Dem lawmaker calls on Pompeo to keep export restrictions on 3D gun-printing software

Dem lawmaker calls on Pompeo to keep export restrictions on 3D gun-printing software
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A Democratic lawmaker sent a letter to Secretary of State Mike PompeoMichael (Mike) Richard PompeoTrump: Let Assad, Russia or China protect the Kurds Reporter presses Pompeo on whether he met with Giuliani in Warsaw Pompeo: 'I wish the NBA would acknowledge' China's treatment of Uyghur Muslims MORE on Friday urging the Trump administration to halt the planned relaxation of export controls surrounding software for 3D printing machines containing designs for handguns.

Rep. Eliot EngelEliot Lance EngelFury over Trump Syria decision grows Furious Republicans prepare to rebuke Trump on Syria Democrats to offer resolution demanding Trump reverse Syria decision MORE (D-N.Y.) told Pompeo that the decision would lead to the "unrestricted manufacture of firearms" around the world without the Trump administration taking action to block the move.


"There are several disturbing aspects of the Department's action. Foremost is the likelihood that weapons will become available to anyone with a laptop and a 3D printer," Engel wrote.

"With these stealthy weapons in the hands of terrorists, lone wolf killers, or mentally unstable individuals, it will become virtually impossible to protect anyone from gun violence," he added.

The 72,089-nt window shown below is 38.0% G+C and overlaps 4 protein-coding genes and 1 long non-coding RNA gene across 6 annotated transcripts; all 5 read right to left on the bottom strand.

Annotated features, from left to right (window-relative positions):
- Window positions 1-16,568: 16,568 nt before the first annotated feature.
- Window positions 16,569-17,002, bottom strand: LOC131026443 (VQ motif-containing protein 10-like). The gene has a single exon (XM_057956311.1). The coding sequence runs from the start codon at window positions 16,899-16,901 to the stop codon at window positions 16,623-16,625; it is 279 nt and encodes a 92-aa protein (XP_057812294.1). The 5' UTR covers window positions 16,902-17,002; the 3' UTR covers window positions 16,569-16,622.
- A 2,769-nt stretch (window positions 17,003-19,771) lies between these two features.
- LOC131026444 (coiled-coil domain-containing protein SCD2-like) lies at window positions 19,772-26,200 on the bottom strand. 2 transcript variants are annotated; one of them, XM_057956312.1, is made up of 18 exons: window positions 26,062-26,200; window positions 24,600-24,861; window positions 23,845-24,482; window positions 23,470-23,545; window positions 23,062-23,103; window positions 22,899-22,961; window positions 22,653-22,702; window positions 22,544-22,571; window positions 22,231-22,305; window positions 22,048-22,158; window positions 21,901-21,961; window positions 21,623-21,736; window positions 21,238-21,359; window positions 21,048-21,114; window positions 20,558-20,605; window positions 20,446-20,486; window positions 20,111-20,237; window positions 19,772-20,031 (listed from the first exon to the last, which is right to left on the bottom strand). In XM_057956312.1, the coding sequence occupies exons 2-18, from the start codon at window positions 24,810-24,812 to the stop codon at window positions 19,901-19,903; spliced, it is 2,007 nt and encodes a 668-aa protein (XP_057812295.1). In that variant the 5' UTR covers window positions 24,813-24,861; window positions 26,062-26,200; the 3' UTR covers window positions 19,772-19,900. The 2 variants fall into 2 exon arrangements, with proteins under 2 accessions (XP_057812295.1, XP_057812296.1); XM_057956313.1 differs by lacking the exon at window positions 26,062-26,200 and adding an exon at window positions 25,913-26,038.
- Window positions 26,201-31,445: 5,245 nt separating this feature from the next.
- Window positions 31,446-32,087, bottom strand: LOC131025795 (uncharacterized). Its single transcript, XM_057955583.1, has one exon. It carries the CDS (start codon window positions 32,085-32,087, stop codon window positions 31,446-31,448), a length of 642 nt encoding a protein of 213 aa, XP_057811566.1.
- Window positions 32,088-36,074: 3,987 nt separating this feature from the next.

Engel's letter comes following a court settlement between the federal government and an activist who sued for the right to post software online, including designs for 3D printed handguns.

The settlement allows gun activists and others to freely begin selling the software online. The government responded to the settlement by announcing that the plans were exempt from International Traffic in Arms Regulations, which oversee exports of defense materials, data and services.

Guns printed from the plans available online are untraceable and do not contain serial numbers, making crimes committed with printed weapons much harder to solve.

"We asked for the Moon and we figured the government would reject it, but they didn't want to go to trial," Alan Gottlieb, the founder of the Second Amendment Foundation, which assisted the activist, Cody Wilson, in his case told the network.

"The government fought us all the way and then all of the sudden folded their tent.”